Frankenstein is, in a way, a story of a man’s desire to be liberated from himself. Nearly 150 years later, Frantz Fanon explored similar themes, such as the perspective of the creature’s desperate search for love and recognition, and also the bondage of nihilistic portraits of creators and the created.
Lewis R. Gordon
Lewis R. Gordon is a philosopher, musician, and global political intellectual. He is Professor of Philosophy with affiliation in Jewish Studies, Caribbean and Latin American Studies, Asian and Asian American Studies, and International Studies at UCONNStorrs; Honorary President of the Global Center for Advanced Studies; Honorary Professor at the Unit of the Humanities at Rhodes University (UHURU), South Africa; and the Boaventura de Sousa Santos Chair in the Faculty for Economics at the University of Coimbra, Portugal. He is the author of many books, including, Of Divine Warning (with Jane Anna Gordon, Routledge), and, more recently, Fear of Black Consciousness (Farrar, Straus and Giroux in the USA and Penguin Book in the UK). He edits the American Philosophical Association blog series Black Issues in Philosophy and co-edits the book series Global Critical Caribbean Thought.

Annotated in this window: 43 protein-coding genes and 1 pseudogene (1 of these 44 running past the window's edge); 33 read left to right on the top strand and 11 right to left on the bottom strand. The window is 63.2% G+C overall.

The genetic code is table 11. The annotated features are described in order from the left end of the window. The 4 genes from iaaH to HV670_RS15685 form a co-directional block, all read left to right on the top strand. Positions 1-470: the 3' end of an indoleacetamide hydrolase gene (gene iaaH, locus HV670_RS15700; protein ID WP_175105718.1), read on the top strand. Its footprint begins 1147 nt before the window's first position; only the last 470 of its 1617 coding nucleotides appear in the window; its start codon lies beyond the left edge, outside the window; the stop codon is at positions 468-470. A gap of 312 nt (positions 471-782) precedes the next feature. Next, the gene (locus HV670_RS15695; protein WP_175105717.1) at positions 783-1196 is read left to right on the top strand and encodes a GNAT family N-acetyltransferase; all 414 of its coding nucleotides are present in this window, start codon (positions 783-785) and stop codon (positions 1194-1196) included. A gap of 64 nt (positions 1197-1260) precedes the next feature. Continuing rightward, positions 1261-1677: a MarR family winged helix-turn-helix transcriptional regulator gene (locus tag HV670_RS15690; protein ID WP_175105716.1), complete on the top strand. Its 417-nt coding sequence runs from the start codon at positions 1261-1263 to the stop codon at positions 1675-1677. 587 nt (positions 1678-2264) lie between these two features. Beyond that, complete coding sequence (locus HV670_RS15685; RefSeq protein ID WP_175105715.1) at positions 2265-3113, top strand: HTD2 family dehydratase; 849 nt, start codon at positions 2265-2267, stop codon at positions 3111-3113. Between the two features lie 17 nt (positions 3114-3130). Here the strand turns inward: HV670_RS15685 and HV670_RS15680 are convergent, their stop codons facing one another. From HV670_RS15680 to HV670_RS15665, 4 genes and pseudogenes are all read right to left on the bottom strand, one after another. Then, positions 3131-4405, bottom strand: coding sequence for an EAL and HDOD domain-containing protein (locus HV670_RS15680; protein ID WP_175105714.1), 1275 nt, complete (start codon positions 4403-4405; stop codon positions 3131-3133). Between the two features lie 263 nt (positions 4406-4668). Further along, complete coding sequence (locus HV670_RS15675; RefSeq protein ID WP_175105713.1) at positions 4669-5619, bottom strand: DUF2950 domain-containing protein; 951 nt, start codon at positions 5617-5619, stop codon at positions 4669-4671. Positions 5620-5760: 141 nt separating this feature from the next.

Posts by Lewis R. Gordon
The real Elvis is American, remember, and America is a consumer society. The desires we project, the stuff we buy—that is what feels real to us. It lets us have any Elvis we want. He left plenty of kitsch in his wake, plenty of pseudo-religion, plenty of Elvis jokes—but he was not, is not, a joke. He lived our contradictions, released our inhibitions, and lost himself in the process.